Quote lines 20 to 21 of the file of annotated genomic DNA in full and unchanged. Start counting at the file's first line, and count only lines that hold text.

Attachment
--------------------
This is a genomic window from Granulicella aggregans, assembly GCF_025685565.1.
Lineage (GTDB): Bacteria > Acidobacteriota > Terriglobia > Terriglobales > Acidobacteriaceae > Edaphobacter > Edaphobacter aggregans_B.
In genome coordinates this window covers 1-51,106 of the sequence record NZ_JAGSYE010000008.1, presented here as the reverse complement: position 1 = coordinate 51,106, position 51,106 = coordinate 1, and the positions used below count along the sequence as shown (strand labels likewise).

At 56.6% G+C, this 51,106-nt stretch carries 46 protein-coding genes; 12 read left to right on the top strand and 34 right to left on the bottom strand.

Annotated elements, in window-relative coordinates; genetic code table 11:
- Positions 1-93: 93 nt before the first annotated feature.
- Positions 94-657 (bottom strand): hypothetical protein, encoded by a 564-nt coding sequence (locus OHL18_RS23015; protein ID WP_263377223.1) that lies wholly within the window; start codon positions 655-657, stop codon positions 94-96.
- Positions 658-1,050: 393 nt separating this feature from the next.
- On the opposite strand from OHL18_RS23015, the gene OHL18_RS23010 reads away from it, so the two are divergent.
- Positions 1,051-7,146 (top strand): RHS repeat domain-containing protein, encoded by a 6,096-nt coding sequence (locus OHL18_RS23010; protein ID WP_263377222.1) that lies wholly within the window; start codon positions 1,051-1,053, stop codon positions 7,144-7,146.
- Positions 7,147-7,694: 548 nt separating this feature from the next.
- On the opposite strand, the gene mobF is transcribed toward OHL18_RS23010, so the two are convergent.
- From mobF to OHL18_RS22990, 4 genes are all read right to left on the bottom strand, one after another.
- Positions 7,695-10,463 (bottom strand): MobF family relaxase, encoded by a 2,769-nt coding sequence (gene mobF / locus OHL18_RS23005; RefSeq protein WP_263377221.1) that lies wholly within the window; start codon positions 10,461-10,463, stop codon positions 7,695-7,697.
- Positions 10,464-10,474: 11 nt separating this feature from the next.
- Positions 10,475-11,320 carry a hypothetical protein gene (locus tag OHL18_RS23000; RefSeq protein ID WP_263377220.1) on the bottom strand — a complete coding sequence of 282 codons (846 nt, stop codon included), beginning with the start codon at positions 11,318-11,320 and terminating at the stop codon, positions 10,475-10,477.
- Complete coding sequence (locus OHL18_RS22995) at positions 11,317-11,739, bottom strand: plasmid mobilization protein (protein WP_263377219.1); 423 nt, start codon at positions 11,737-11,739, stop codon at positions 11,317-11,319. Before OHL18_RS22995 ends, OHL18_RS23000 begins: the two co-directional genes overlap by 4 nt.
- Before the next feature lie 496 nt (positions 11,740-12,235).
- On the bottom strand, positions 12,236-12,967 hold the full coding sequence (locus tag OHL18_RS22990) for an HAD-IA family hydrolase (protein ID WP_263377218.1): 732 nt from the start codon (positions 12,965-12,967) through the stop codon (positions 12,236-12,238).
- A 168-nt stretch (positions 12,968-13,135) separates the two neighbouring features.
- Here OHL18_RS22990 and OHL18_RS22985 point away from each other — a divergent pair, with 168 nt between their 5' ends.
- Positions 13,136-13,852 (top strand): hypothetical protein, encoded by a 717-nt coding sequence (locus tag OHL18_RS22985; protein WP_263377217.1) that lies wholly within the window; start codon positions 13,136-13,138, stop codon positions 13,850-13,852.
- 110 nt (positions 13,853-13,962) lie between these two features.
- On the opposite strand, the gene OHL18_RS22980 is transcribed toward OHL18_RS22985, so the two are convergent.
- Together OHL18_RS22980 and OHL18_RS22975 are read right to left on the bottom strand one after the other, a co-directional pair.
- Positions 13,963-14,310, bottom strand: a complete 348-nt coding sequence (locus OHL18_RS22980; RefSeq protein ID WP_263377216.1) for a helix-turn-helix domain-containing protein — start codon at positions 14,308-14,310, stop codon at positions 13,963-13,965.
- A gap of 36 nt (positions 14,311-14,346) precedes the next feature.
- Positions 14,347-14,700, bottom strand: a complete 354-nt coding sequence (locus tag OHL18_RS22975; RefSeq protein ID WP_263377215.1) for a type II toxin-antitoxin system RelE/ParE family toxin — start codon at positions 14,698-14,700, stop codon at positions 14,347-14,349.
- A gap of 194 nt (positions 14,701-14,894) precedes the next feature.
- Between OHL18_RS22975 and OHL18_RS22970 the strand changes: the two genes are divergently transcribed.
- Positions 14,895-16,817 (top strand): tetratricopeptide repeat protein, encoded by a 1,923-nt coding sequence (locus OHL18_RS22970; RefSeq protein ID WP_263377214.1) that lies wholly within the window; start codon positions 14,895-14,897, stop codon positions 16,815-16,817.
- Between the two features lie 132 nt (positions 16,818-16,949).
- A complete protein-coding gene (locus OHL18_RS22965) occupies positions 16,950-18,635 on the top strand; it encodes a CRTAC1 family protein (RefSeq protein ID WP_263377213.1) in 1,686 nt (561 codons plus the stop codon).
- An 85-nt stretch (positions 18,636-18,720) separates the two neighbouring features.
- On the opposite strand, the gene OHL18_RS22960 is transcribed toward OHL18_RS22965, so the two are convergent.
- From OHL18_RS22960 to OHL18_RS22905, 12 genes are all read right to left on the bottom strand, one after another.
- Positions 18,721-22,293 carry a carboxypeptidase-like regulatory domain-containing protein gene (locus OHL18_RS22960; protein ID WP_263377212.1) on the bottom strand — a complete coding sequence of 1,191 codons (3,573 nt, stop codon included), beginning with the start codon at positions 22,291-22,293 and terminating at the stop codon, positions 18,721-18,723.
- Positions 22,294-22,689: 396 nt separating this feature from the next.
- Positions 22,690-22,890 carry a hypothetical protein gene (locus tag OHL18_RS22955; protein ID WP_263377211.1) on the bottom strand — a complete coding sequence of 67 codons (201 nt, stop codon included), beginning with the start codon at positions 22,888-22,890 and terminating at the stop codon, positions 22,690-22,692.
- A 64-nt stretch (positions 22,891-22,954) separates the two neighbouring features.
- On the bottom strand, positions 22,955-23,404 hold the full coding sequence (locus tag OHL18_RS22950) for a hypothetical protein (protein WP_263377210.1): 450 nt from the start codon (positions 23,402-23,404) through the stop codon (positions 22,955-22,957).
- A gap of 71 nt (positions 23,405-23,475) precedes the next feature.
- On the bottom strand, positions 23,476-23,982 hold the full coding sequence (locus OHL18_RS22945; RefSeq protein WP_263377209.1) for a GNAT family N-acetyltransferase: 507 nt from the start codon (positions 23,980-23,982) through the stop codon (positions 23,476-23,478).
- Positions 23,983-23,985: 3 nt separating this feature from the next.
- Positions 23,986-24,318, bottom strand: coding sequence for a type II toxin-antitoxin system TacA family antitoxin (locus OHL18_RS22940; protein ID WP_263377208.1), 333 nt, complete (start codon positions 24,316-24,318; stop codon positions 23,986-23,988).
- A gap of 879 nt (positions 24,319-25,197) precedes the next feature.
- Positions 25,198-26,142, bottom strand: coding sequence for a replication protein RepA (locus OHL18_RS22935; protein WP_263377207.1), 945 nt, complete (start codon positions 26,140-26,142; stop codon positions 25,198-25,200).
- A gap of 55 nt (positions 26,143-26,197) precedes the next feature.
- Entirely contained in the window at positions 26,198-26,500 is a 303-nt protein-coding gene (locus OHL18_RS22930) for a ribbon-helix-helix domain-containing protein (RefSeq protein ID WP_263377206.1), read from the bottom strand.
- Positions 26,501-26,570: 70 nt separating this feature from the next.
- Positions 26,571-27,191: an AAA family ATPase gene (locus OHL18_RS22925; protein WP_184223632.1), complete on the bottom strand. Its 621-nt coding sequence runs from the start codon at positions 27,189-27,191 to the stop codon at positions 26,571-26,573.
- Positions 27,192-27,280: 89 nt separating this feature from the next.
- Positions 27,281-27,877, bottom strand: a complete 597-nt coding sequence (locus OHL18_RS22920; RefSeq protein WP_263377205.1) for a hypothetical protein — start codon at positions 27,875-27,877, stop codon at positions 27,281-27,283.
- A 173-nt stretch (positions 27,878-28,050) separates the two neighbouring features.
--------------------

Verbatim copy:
- A 168-nt stretch (positions 12,968-13,135) separates the two neighbouring features.
- Here OHL18_RS22990 and OHL18_RS22985 point away from each other — a divergent pair, with 168 nt between their 5' ends.